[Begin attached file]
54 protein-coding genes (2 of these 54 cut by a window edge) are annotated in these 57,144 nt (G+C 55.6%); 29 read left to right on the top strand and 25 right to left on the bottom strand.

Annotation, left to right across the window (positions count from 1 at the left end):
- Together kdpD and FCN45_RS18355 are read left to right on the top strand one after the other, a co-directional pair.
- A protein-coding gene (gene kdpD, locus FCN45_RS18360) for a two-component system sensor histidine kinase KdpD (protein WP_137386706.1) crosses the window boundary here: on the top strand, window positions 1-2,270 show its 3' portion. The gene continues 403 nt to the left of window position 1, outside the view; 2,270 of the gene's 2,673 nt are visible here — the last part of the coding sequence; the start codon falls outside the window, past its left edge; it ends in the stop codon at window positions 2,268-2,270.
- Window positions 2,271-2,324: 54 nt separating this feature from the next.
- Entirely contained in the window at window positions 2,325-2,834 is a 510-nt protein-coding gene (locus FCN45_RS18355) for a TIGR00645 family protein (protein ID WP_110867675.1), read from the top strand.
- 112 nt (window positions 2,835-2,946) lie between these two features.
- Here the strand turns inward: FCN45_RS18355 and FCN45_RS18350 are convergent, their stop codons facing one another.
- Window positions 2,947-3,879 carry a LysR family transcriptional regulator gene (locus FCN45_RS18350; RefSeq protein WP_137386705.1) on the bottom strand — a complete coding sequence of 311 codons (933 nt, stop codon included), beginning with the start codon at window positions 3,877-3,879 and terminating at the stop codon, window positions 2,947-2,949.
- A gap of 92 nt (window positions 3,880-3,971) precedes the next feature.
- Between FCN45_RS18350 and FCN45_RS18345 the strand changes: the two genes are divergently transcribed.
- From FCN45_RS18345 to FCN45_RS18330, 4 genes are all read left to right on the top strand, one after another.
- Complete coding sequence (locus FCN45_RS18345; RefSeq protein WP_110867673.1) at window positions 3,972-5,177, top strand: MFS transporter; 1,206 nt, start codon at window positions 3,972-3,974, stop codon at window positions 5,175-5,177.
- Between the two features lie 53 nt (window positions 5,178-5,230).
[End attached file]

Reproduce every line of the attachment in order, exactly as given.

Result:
54 protein-coding genes (2 of these 54 cut by a window edge) are annotated in these 57,144 nt (G+C 55.6%); 29 read left to right on the top strand and 25 right to left on the bottom strand.

Annotation, left to right across the window (positions count from 1 at the left end):
- Together kdpD and FCN45_RS18355 are read left to right on the top strand one after the other, a co-directional pair.
- A protein-coding gene (gene kdpD, locus FCN45_RS18360) for a two-component system sensor histidine kinase KdpD (protein WP_137386706.1) crosses the window boundary here: on the top strand, window positions 1-2,270 show its 3' portion. The gene continues 403 nt to the left of window position 1, outside the view; 2,270 of the gene's 2,673 nt are visible here — the last part of the coding sequence; the start codon falls outside the window, past its left edge; it ends in the stop codon at window positions 2,268-2,270.
- Window positions 2,271-2,324: 54 nt separating this feature from the next.
- Entirely contained in the window at window positions 2,325-2,834 is a 510-nt protein-coding gene (locus FCN45_RS18355) for a TIGR00645 family protein (protein ID WP_110867675.1), read from the top strand.
- 112 nt (window positions 2,835-2,946) lie between these two features.
- Here the strand turns inward: FCN45_RS18355 and FCN45_RS18350 are convergent, their stop codons facing one another.
- Window positions 2,947-3,879 carry a LysR family transcriptional regulator gene (locus FCN45_RS18350; RefSeq protein WP_137386705.1) on the bottom strand — a complete coding sequence of 311 codons (933 nt, stop codon included), beginning with the start codon at window positions 3,877-3,879 and terminating at the stop codon, window positions 2,947-2,949.
- A gap of 92 nt (window positions 3,880-3,971) precedes the next feature.
- Between FCN45_RS18350 and FCN45_RS18345 the strand changes: the two genes are divergently transcribed.
- From FCN45_RS18345 to FCN45_RS18330, 4 genes are all read left to right on the top strand, one after another.
- Complete coding sequence (locus FCN45_RS18345; RefSeq protein WP_110867673.1) at window positions 3,972-5,177, top strand: MFS transporter; 1,206 nt, start codon at window positions 3,972-3,974, stop codon at window positions 5,175-5,177.
- Between the two features lie 53 nt (window positions 5,178-5,230).